A study in 2012 by Danish researchers found that pregnant women who have one to eight drinks of alcohol a week during their pregnancy had no effect on their child by age 5. However, it’s important that pregnant women understand this is one single study adrift hundreds that disagree. Research such as this that offers hope for women to drink during pregnancy–something many miss–can be dangerous and could very well create an influx in Fetal Alcohol Syndrome in the next generation.
Why is this study irrelevant?
The Danish study failed to consider factors such as the mother’s genetic makeup, metabolism, and the time during her pregnancy she drank. Other studies also disagree. The few other studies done that did find light drinking after the first trimester safe had the same flaws as the Danish study. It’s well-known that while one mother may drink regularly and see no ill effects in her child, another may see damage from a single drink. The only sure fire method to avoid the risk of fetal alcohol syndrome is to not drink at all during pregnancy.
Why are women debating this at all?
You really have to wonder why women would risk damage to their child over something as silly as bit of alcohol. Many fall back on the cultural blanket that in European counties alcohol consumption is routine and more a part of everyday life like a morning cup of Joe in America. Having lived in Europe, I can see this point of view; however, pregnancy in general upsets your daily routine. Mothers change all sorts of things in the interest of having a healthy child, why should alcohol be any different?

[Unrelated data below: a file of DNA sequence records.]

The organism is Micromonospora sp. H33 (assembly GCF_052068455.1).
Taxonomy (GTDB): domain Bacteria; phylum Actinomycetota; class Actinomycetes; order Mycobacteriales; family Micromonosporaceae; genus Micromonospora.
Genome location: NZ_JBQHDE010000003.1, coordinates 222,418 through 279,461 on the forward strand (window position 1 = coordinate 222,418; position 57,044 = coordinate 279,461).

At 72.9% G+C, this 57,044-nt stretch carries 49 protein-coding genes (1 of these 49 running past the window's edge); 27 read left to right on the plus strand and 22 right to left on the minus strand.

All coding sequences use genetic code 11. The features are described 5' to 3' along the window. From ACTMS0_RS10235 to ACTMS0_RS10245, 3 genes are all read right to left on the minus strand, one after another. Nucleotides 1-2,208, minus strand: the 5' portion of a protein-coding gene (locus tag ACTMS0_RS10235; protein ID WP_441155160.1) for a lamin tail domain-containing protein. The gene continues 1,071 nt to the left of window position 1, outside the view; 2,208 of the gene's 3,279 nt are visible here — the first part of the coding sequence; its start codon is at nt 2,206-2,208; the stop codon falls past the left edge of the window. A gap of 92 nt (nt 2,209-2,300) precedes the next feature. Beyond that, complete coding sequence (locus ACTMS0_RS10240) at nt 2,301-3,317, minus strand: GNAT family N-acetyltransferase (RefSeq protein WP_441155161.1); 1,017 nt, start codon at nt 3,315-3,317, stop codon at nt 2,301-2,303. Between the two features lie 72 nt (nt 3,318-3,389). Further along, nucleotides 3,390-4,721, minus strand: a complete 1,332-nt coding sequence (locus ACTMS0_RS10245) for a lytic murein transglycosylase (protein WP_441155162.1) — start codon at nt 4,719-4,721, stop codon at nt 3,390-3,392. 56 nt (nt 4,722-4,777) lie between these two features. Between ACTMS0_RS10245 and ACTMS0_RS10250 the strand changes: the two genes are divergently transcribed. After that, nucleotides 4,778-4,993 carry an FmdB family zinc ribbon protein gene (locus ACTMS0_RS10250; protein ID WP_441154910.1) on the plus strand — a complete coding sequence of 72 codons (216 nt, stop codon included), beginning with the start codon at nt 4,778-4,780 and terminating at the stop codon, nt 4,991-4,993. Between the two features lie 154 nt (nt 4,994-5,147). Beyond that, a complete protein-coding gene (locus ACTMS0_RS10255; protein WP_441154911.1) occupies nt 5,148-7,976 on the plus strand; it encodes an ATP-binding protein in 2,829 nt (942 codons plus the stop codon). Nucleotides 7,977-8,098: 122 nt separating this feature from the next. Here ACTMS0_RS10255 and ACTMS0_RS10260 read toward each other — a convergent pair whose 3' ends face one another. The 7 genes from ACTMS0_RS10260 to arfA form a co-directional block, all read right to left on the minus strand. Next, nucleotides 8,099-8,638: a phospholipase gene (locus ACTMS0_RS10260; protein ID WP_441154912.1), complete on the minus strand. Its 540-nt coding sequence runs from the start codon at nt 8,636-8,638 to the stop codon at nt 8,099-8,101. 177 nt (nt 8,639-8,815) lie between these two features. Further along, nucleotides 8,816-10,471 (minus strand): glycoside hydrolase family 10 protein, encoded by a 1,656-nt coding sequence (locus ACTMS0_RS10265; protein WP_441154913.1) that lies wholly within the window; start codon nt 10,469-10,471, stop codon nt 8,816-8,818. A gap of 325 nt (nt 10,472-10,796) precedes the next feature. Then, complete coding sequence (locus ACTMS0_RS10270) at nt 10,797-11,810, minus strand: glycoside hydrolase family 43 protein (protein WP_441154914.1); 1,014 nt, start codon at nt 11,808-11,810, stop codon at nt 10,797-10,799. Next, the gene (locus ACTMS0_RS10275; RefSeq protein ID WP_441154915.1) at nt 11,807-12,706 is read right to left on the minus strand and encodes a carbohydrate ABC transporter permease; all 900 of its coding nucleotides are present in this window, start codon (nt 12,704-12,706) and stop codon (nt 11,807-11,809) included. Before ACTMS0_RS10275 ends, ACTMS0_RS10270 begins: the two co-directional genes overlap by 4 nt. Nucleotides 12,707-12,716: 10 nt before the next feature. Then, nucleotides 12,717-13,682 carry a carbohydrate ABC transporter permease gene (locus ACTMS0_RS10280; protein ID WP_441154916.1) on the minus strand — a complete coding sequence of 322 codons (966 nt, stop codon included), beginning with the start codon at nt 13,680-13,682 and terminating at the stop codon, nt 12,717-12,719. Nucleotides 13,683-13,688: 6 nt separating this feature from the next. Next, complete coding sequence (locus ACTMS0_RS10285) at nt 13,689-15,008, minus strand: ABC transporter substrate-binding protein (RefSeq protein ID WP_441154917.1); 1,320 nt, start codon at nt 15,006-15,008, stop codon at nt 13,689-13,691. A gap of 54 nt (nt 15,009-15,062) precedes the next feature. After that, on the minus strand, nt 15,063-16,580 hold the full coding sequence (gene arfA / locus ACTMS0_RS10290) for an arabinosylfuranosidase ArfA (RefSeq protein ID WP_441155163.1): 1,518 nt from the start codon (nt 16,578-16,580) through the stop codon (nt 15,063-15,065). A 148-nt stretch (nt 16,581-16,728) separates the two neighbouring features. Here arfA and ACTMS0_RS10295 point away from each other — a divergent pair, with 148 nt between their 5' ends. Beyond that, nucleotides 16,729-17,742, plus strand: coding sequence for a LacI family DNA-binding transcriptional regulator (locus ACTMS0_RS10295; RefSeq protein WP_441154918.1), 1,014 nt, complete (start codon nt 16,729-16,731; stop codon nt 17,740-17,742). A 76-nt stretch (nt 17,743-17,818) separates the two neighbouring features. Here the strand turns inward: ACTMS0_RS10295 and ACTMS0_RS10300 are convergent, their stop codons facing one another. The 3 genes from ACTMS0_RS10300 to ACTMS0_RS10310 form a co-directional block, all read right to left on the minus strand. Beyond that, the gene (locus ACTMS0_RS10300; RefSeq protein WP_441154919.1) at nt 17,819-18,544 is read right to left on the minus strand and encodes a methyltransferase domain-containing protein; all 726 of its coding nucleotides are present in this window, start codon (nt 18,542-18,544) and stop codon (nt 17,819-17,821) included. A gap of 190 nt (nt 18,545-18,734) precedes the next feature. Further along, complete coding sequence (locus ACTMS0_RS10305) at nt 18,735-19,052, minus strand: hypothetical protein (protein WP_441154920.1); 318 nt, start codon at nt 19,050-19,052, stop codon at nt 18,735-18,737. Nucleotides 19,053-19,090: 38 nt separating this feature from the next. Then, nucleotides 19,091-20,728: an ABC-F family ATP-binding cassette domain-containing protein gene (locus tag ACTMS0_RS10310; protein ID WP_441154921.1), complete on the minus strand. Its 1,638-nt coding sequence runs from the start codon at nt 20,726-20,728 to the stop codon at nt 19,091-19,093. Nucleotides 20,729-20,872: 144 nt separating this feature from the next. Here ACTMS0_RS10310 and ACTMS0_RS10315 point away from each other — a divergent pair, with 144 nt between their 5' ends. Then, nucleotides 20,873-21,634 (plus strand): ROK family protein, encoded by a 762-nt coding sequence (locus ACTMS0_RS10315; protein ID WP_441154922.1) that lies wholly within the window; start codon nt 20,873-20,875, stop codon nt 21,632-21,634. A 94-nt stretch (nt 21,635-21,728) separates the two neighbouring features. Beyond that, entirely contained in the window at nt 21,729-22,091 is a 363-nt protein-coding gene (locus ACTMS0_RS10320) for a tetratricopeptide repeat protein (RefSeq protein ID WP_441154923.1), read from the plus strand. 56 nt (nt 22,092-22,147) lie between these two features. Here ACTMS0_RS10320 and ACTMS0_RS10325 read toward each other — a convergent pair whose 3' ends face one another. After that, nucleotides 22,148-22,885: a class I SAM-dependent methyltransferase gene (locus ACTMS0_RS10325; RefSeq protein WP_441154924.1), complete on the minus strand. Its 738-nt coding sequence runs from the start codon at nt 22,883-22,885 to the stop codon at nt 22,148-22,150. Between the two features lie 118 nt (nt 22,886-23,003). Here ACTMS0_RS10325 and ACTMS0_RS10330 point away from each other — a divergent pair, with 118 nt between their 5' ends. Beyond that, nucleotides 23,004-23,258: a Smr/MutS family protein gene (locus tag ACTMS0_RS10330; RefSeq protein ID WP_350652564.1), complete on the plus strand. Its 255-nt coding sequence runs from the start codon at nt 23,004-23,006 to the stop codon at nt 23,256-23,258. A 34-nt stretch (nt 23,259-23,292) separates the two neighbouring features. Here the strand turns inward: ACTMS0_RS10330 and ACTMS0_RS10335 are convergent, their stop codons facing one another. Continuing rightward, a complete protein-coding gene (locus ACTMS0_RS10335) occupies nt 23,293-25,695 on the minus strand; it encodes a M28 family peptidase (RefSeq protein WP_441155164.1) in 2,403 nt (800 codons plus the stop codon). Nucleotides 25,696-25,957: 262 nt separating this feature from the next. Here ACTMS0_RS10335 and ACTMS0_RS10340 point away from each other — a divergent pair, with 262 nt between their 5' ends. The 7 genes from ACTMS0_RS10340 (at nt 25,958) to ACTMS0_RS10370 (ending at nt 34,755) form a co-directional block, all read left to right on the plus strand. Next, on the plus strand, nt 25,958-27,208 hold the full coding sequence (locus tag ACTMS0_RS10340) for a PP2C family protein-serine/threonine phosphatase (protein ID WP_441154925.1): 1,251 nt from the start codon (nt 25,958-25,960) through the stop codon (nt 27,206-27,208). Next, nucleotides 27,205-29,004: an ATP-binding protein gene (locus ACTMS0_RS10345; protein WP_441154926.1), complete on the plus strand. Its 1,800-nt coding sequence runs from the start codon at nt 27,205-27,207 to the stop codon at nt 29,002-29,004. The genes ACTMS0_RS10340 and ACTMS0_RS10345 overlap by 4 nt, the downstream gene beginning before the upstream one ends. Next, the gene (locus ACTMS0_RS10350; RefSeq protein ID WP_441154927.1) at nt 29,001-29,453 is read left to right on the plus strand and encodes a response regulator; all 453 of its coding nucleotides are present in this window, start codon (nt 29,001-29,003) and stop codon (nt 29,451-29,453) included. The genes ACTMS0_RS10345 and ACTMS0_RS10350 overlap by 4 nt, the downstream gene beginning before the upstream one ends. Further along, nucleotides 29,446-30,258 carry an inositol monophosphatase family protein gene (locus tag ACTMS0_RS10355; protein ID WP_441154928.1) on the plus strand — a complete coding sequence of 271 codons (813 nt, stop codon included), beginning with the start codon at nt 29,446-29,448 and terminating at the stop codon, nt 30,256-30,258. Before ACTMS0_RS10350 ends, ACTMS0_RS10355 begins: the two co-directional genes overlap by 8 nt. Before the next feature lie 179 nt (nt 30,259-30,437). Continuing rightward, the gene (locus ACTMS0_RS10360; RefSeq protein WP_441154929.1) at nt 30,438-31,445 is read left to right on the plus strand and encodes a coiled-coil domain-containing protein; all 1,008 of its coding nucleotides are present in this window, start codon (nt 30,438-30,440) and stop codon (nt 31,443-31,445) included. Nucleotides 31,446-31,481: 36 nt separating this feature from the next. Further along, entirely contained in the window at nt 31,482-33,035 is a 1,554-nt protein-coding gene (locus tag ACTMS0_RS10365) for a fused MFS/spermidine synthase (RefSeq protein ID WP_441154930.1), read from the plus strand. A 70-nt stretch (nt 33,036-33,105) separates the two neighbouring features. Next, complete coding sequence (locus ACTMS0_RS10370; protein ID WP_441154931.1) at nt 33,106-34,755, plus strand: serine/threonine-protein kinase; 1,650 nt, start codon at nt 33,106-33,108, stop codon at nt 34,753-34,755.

Is alcohol ever safe during pregnancy?
Most American respected sources such as the CDC do not recommend any alcohol use during pregnancy, but note that if you must, wait until after the half-way mark when more of the vital organ development is complete. Drinking after that point should be kept in moderation. The Danish study along with one or two others that have examined light drinking during pregnancy do offer comfort to those that drank before they knew they were pregnant, or slipped and had a single glass of wine at some point. But, as a mother, I do hope that this information does not encourage an uptick in drinking during pregnancy. It’s only 40 weeks, that’s a small price to pay for a healthy child.